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The Man Who Would Be Queen: The Science of Gender-Bending and Transsexualism

3.09  ·  Rating details ·  177 ratings  ·  34 reviews
Gay. Straight. Or lying. It� (TM)s as simple and straightforward as black or white, right? Or is there a gray area, where the definitions of sex and gender become blurred or entirely refocused with the deft and practiced use of a surgeon� (TM)s knife? For some, the concept of gender � the very idea we have of ourselves as either male or female beings � is neither simple no ...more
Hardcover, 249 pages
Published March 10th 2003 by Joseph Henry Press (first published January 1st 2003)
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Jul 03, 2010 rated it did not like it
You guys. Oh. My. God. Do you know this book? Okay, basically, this guy- J Michael Bailey- and a couple other people who blurb this book, or whom he cites in this book, they are in charge of deciding how to frame and classify transsexuality in the upcoming DSM V, ie the official Dungeon Master's Guide of Psychology. Okay.

So, notoriously, to anyone who cares at all about trans people, these folks are clearly wingnuts. But since they have PhDs in psychology from respectable schools, and people wh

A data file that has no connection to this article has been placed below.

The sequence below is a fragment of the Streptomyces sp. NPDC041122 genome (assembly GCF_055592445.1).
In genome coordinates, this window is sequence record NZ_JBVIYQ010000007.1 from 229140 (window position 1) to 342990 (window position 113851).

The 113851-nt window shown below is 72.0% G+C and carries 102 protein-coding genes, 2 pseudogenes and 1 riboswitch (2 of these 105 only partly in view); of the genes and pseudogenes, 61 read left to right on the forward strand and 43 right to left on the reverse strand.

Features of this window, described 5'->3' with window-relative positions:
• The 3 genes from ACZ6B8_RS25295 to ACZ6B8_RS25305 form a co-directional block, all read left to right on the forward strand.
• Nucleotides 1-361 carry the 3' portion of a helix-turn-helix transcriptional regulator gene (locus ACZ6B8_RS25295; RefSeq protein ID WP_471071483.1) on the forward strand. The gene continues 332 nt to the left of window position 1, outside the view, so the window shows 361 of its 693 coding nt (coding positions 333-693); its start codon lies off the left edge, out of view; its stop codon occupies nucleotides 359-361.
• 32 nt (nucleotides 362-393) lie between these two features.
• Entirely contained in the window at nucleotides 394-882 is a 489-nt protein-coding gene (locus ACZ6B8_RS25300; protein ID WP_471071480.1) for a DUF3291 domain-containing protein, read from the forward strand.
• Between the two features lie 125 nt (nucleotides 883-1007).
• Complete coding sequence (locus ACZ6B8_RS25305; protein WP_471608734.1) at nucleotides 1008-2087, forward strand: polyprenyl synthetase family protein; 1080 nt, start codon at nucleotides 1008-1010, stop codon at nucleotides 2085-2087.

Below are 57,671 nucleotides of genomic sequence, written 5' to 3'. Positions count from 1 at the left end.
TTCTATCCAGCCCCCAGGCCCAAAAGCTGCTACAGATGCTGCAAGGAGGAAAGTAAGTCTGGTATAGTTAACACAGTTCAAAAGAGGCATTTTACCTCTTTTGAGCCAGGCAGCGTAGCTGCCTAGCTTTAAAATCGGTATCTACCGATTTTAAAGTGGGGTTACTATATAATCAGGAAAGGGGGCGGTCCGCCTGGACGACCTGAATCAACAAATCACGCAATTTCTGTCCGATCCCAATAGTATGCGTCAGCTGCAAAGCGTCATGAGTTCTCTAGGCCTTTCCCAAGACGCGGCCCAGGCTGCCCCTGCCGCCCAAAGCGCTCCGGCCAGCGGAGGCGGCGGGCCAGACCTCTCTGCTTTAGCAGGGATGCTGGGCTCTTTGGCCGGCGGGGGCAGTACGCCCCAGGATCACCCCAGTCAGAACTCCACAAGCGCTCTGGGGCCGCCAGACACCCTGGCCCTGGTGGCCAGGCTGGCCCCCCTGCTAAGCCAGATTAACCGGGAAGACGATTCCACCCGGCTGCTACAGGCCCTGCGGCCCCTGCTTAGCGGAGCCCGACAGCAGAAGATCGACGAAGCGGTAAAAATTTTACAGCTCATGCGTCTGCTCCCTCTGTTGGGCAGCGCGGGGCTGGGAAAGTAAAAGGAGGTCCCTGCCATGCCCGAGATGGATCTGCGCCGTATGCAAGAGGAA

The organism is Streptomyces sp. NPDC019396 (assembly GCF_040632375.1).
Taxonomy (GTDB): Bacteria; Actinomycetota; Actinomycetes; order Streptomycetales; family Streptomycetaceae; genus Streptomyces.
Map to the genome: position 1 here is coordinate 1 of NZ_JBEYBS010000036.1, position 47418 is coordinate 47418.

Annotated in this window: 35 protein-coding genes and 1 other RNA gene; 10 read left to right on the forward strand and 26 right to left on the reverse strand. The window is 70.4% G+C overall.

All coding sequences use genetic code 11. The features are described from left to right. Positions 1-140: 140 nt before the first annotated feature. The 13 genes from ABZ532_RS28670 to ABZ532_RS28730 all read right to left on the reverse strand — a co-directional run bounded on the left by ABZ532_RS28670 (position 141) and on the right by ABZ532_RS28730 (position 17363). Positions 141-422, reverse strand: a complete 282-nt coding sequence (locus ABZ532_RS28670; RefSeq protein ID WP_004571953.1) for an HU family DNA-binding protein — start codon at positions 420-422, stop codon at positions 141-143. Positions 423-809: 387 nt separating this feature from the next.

Sharad Pandian
I read this book because it set off a massive controversy involving some transgender activists, as well as parts of the medical establishment, and I'll try to talk about why later on. Overall, the book reads like a pop-science review of the culture and science of gay men, intersex individuals, and trans people. The feature that stands out throughout the book is Bailey's willingness to take seriously connections between gender identity, sexuality, and associated stereotypes.

To understand how the
Seaby Brown
Jul 19, 2015 rated it it was amazing
The importance of a book is measured in how it encourages people to think about and discuss, even if they don’t agree… maybe especially if they don’t agree… on its thesis.

The main thesis of TMWWBQ is that homosexuality and gender atypicality are highly correlated. Most of the book is about the scientific research that has shown that the folk-wisdom (sounds better said that way than “stereotype”) that gay men were usually notably “sissy” or “effeminate” as boys and that most “sissy” boys grow up
It reads like a puff piece in the Daily Mail and is about as scientifically rigorous. If you want to learn about trans women you'd be better off banging a wooden spoon on a bucket: you will learn just as much of use and relevance, and you'll make a fun noise.
Oct 22, 2017 rated it really liked it
Shelves: science, nonfiction